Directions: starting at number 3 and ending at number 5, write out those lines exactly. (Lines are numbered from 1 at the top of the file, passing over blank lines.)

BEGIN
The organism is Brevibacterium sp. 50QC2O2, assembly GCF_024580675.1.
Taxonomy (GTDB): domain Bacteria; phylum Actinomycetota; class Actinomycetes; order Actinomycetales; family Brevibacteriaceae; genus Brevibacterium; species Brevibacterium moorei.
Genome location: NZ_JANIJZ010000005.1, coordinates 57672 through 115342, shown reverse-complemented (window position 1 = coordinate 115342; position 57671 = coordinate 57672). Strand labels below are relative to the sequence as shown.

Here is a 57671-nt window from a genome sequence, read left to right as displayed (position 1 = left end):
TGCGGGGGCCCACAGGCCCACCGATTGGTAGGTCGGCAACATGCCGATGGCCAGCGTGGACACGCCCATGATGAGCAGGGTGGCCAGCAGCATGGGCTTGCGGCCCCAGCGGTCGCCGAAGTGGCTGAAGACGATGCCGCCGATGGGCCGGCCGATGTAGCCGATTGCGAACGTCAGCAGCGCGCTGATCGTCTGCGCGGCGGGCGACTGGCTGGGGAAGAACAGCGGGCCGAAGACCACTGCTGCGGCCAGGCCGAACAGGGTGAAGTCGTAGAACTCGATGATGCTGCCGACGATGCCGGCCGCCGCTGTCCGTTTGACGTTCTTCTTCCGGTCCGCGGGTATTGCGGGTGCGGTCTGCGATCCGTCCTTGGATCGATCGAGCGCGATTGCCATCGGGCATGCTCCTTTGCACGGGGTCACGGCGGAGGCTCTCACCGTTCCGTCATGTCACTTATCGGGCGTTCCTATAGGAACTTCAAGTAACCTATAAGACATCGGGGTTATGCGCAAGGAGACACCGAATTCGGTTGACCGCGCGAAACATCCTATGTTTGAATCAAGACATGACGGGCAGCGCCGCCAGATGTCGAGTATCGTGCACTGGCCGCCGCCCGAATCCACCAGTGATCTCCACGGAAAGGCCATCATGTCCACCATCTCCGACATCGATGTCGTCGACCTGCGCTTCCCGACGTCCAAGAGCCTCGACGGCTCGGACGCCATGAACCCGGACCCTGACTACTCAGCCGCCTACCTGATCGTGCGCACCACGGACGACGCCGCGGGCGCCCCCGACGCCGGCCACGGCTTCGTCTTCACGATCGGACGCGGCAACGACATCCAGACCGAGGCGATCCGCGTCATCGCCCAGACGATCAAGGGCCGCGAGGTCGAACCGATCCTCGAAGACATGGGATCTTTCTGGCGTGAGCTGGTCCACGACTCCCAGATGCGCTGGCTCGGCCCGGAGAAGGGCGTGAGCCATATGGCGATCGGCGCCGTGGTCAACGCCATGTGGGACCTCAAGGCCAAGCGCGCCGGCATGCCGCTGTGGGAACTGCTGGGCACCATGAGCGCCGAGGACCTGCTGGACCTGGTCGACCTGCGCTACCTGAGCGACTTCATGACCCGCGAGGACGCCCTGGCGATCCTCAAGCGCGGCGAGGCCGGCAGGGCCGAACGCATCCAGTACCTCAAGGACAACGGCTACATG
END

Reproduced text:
Genome location: NZ_JANIJZ010000005.1, coordinates 57672 through 115342, shown reverse-complemented (window position 1 = coordinate 115342; position 57671 = coordinate 57672). Strand labels below are relative to the sequence as shown.

Here is a 57671-nt window from a genome sequence, read left to right as displayed (position 1 = left end):
TGCGGGGGCCCACAGGCCCACCGATTGGTAGGTCGGCAACATGCCGATGGCCAGCGTGGACACGCCCATGATGAGCAGGGTGGCCAGCAGCATGGGCTTGCGGCCCCAGCGGTCGCCGAAGTGGCTGAAGACGATGCCGCCGATGGGCCGGCCGATGTAGCCGATTGCGAACGTCAGCAGCGCGCTGATCGTCTGCGCGGCGGGCGACTGGCTGGGGAAGAACAGCGGGCCGAAGACCACTGCTGCGGCCAGGCCGAACAGGGTGAAGTCGTAGAACTCGATGATGCTGCCGACGATGCCGGCCGCCGCTGTCCGTTTGACGTTCTTCTTCCGGTCCGCGGGTATTGCGGGTGCGGTCTGCGATCCGTCCTTGGATCGATCGAGCGCGATTGCCATCGGGCATGCTCCTTTGCACGGGGTCACGGCGGAGGCTCTCACCGTTCCGTCATGTCACTTATCGGGCGTTCCTATAGGAACTTCAAGTAACCTATAAGACATCGGGGTTATGCGCAAGGAGACACCGAATTCGGTTGACCGCGCGAAACATCCTATGTTTGAATCAAGACATGACGGGCAGCGCCGCCAGATGTCGAGTATCGTGCACTGGCCGCCGCCCGAATCCACCAGTGATCTCCACGGAAAGGCCATCATGTCCACCATCTCCGACATCGATGTCGTCGACCTGCGCTTCCCGACGTCCAAGAGCCTCGACGGCTCGGACGCCATGAACCCGGACCCTGACTACTCAGCCGCCTACCTGATCGTGCGCACCACGGACGACGCCGCGGGCGCCCCCGACGCCGGCCACGGCTTCGTCTTCACGATCGGACGCGGCAACGACATCCAGACCGAGGCGATCCGCGTCATCGCCCAGACGATCAAGGGCCGCGAGGTCGAACCGATCCTCGAAGACATGGGATCTTTCTGGCGTGAGCTGGTCCACGACTCCCAGATGCGCTGGCTCGGCCCGGAGAAGGGCGTGAGCCATATGGCGATCGGCGCCGTGGTCAACGCCATGTGGGACCTCAAGGCCAAGCGCGCCGGCATGCCGCTGTGGGAACTGCTGGGCACCATGAGCGCCGAGGACCTGCTGGACCTGGTCGACCTGCGCTACCTGAGCGACTTCATGACCCGCGAGGACGCCCTGGCGATCCTCAAGCGCGGCGAGGCCGGCAGGGCCGAACGCATCCAGTACCTCAAGGACAACGGCTACATG